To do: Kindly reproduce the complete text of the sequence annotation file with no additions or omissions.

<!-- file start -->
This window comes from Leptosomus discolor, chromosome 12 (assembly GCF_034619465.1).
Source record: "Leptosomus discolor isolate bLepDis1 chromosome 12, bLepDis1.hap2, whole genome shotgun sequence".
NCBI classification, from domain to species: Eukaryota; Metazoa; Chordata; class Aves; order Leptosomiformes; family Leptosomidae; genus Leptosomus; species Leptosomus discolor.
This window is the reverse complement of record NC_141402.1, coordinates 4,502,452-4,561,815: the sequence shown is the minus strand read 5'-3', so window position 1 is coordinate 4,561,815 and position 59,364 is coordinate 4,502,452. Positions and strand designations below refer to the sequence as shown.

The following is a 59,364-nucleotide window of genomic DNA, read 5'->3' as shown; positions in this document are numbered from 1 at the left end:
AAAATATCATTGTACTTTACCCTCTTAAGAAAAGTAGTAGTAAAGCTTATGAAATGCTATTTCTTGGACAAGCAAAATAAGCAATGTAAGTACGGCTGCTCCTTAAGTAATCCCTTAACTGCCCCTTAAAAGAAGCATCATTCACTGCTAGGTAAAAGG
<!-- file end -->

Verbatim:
This window comes from Leptosomus discolor, chromosome 12 (assembly GCF_034619465.1).
Source record: "Leptosomus discolor isolate bLepDis1 chromosome 12, bLepDis1.hap2, whole genome shotgun sequence".
NCBI classification, from domain to species: Eukaryota; Metazoa; Chordata; class Aves; order Leptosomiformes; family Leptosomidae; genus Leptosomus; species Leptosomus discolor.
This window is the reverse complement of record NC_141402.1, coordinates 4,502,452-4,561,815: the sequence shown is the minus strand read 5'-3', so window position 1 is coordinate 4,561,815 and position 59,364 is coordinate 4,502,452. Positions and strand designations below refer to the sequence as shown.

The following is a 59,364-nucleotide window of genomic DNA, read 5'->3' as shown; positions in this document are numbered from 1 at the left end:
AAAATATCATTGTACTTTACCCTCTTAAGAAAAGTAGTAGTAAAGCTTATGAAATGCTATTTCTTGGACAAGCAAAATAAGCAATGTAAGTACGGCTGCTCCTTAAGTAATCCCTTAACTGCCCCTTAAAAGAAGCATCATTCACTGCTAGGTAAAAGG